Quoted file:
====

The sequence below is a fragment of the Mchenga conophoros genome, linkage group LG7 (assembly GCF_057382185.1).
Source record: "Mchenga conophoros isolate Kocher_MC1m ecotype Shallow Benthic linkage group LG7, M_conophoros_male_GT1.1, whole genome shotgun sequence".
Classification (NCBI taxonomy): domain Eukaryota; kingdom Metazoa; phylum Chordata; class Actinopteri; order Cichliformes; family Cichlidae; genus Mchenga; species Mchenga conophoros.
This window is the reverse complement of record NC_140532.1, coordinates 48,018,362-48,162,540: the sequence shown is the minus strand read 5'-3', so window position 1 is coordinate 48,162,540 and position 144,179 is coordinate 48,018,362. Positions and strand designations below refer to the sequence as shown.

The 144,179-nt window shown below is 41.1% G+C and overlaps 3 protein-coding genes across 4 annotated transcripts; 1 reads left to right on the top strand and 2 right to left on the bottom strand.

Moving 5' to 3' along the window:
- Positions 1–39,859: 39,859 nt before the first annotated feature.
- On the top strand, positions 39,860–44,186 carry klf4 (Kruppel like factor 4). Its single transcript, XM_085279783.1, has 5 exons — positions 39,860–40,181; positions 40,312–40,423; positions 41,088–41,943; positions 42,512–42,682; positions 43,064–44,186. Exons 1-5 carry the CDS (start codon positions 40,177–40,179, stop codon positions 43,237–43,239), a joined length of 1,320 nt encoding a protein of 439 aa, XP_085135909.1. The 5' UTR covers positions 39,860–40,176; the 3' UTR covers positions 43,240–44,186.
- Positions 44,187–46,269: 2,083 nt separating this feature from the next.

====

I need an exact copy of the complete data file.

The sequence below is a fragment of the Mchenga conophoros genome, linkage group LG7 (assembly GCF_057382185.1).
Source record: "Mchenga conophoros isolate Kocher_MC1m ecotype Shallow Benthic linkage group LG7, M_conophoros_male_GT1.1, whole genome shotgun sequence".
Classification (NCBI taxonomy): domain Eukaryota; kingdom Metazoa; phylum Chordata; class Actinopteri; order Cichliformes; family Cichlidae; genus Mchenga; species Mchenga conophoros.
This window is the reverse complement of record NC_140532.1, coordinates 48,018,362-48,162,540: the sequence shown is the minus strand read 5'-3', so window position 1 is coordinate 48,162,540 and position 144,179 is coordinate 48,018,362. Positions and strand designations below refer to the sequence as shown.

The 144,179-nt window shown below is 41.1% G+C and overlaps 3 protein-coding genes across 4 annotated transcripts; 1 reads left to right on the top strand and 2 right to left on the bottom strand.

Moving 5' to 3' along the window:
- Positions 1–39,859: 39,859 nt before the first annotated feature.
- On the top strand, positions 39,860–44,186 carry klf4 (Kruppel like factor 4). Its single transcript, XM_085279783.1, has 5 exons — positions 39,860–40,181; positions 40,312–40,423; positions 41,088–41,943; positions 42,512–42,682; positions 43,064–44,186. Exons 1-5 carry the CDS (start codon positions 40,177–40,179, stop codon positions 43,237–43,239), a joined length of 1,320 nt encoding a protein of 439 aa, XP_085135909.1. The 5' UTR covers positions 39,860–40,176; the 3' UTR covers positions 43,240–44,186.
- Positions 44,187–46,269: 2,083 nt separating this feature from the next.